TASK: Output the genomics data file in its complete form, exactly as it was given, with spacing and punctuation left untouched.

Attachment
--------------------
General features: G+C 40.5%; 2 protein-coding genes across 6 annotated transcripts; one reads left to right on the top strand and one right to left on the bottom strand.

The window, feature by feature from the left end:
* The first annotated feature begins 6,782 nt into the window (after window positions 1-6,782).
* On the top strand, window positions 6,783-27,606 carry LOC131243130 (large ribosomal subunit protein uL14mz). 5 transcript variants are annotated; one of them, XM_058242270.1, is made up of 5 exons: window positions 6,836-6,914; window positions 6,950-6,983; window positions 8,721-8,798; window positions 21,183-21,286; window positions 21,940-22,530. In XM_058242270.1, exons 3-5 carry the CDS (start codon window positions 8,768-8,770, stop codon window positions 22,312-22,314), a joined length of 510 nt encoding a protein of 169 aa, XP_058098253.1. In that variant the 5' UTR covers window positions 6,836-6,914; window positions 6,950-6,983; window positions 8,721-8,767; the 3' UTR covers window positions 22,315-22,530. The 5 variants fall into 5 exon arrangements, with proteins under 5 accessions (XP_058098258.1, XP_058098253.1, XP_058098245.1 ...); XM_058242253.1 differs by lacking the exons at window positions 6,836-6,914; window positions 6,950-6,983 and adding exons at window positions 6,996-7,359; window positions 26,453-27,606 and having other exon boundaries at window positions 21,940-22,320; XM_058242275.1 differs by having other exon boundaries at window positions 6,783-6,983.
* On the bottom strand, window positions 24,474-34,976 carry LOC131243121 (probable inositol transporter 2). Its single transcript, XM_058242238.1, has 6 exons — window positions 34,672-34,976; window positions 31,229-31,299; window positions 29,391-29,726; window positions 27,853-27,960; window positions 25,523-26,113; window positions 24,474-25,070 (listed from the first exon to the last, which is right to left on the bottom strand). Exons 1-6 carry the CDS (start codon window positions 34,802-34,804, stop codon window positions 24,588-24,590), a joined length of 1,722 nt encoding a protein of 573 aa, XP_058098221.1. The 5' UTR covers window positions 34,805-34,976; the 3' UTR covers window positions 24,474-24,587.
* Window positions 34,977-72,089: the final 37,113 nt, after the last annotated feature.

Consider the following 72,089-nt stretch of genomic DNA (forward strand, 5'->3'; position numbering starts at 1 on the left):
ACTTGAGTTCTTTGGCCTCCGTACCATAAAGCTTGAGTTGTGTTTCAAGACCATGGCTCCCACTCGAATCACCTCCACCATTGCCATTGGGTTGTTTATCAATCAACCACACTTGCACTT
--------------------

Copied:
General features: G+C 40.5%; 2 protein-coding genes across 6 annotated transcripts; one reads left to right on the top strand and one right to left on the bottom strand.

The window, feature by feature from the left end:
* The first annotated feature begins 6,782 nt into the window (after window positions 1-6,782).
* On the top strand, window positions 6,783-27,606 carry LOC131243130 (large ribosomal subunit protein uL14mz). 5 transcript variants are annotated; one of them, XM_058242270.1, is made up of 5 exons: window positions 6,836-6,914; window positions 6,950-6,983; window positions 8,721-8,798; window positions 21,183-21,286; window positions 21,940-22,530. In XM_058242270.1, exons 3-5 carry the CDS (start codon window positions 8,768-8,770, stop codon window positions 22,312-22,314), a joined length of 510 nt encoding a protein of 169 aa, XP_058098253.1. In that variant the 5' UTR covers window positions 6,836-6,914; window positions 6,950-6,983; window positions 8,721-8,767; the 3' UTR covers window positions 22,315-22,530. The 5 variants fall into 5 exon arrangements, with proteins under 5 accessions (XP_058098258.1, XP_058098253.1, XP_058098245.1 ...); XM_058242253.1 differs by lacking the exons at window positions 6,836-6,914; window positions 6,950-6,983 and adding exons at window positions 6,996-7,359; window positions 26,453-27,606 and having other exon boundaries at window positions 21,940-22,320; XM_058242275.1 differs by having other exon boundaries at window positions 6,783-6,983.
* On the bottom strand, window positions 24,474-34,976 carry LOC131243121 (probable inositol transporter 2). Its single transcript, XM_058242238.1, has 6 exons — window positions 34,672-34,976; window positions 31,229-31,299; window positions 29,391-29,726; window positions 27,853-27,960; window positions 25,523-26,113; window positions 24,474-25,070 (listed from the first exon to the last, which is right to left on the bottom strand). Exons 1-6 carry the CDS (start codon window positions 34,802-34,804, stop codon window positions 24,588-24,590), a joined length of 1,722 nt encoding a protein of 573 aa, XP_058098221.1. The 5' UTR covers window positions 34,805-34,976; the 3' UTR covers window positions 24,474-24,587.
* Window positions 34,977-72,089: the final 37,113 nt, after the last annotated feature.

Consider the following 72,089-nt stretch of genomic DNA (forward strand, 5'->3'; position numbering starts at 1 on the left):
ACTTGAGTTCTTTGGCCTCCGTACCATAAAGCTTGAGTTGTGTTTCAAGACCATGGCTCCCACTCGAATCACCTCCACCATTGCCATTGGGTTGTTTATCAATCAACCACACTTGCACTT